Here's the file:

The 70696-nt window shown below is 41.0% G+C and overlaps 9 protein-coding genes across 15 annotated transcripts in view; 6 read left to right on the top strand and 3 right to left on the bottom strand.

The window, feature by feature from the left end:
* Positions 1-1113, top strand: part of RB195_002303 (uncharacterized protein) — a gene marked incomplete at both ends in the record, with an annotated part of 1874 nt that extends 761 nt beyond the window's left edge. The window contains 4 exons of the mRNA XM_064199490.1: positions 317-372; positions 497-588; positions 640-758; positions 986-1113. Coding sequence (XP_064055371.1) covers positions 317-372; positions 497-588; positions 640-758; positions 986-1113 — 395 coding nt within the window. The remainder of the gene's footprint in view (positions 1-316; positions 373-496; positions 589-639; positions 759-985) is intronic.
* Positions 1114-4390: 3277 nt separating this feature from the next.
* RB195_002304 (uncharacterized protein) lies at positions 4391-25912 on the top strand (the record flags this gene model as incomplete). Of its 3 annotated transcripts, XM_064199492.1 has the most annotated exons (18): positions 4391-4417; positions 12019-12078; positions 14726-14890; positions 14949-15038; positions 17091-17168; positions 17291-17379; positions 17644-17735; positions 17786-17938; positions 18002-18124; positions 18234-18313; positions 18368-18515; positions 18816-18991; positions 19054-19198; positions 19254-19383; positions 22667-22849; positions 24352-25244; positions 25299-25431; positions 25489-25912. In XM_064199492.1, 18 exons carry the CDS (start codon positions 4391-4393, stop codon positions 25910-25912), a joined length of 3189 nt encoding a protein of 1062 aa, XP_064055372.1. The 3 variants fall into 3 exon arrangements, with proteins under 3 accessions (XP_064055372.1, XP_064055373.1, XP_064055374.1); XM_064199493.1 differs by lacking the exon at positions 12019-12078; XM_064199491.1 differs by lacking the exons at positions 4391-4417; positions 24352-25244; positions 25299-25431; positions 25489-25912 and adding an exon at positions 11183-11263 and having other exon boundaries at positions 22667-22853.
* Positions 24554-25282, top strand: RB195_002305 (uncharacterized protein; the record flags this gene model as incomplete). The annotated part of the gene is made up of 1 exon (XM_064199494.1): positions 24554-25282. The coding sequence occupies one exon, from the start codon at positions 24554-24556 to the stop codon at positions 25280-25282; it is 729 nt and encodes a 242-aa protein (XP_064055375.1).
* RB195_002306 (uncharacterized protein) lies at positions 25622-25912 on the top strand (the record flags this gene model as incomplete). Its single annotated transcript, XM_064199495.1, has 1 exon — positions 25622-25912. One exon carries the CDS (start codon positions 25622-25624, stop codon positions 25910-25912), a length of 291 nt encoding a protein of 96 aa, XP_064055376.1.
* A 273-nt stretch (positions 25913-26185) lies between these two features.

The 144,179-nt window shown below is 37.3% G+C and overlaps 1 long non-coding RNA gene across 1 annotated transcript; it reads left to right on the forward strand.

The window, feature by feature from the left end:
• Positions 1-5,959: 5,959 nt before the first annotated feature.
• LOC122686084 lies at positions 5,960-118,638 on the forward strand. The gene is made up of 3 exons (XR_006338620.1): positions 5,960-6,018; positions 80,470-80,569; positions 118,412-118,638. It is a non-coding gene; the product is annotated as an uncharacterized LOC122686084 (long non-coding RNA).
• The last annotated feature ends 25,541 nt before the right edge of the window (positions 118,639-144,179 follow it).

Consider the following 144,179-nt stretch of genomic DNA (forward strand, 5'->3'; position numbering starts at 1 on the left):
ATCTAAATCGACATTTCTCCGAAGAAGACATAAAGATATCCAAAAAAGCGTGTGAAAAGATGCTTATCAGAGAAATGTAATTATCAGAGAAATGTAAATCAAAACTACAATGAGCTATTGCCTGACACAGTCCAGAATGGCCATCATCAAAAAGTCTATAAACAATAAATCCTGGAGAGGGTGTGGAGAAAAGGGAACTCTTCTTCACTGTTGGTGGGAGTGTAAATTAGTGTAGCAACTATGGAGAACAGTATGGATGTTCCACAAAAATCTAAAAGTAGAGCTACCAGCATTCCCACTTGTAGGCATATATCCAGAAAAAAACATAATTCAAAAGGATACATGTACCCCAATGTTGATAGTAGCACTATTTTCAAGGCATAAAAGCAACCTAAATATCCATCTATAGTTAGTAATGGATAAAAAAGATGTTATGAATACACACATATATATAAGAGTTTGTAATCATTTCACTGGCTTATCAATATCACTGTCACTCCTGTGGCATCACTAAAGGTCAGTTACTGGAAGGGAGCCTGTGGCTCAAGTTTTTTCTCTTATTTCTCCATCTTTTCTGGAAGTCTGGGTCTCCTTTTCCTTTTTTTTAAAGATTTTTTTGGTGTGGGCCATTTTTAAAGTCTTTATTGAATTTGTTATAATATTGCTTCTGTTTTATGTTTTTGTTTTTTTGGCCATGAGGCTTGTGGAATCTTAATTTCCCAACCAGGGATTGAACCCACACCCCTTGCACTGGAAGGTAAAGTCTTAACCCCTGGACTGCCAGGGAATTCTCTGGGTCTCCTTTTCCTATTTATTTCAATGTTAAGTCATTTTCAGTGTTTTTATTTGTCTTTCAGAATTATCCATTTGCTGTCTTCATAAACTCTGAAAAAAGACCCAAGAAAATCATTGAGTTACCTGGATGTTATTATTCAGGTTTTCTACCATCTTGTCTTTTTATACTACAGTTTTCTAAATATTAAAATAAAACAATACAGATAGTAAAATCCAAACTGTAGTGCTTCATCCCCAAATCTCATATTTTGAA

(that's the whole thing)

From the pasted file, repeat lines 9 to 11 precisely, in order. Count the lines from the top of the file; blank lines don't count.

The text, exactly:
The 144,179-nt window shown below is 37.3% G+C and overlaps 1 long non-coding RNA gene across 1 annotated transcript; it reads left to right on the forward strand.

The window, feature by feature from the left end:
• Positions 1-5,959: 5,959 nt before the first annotated feature.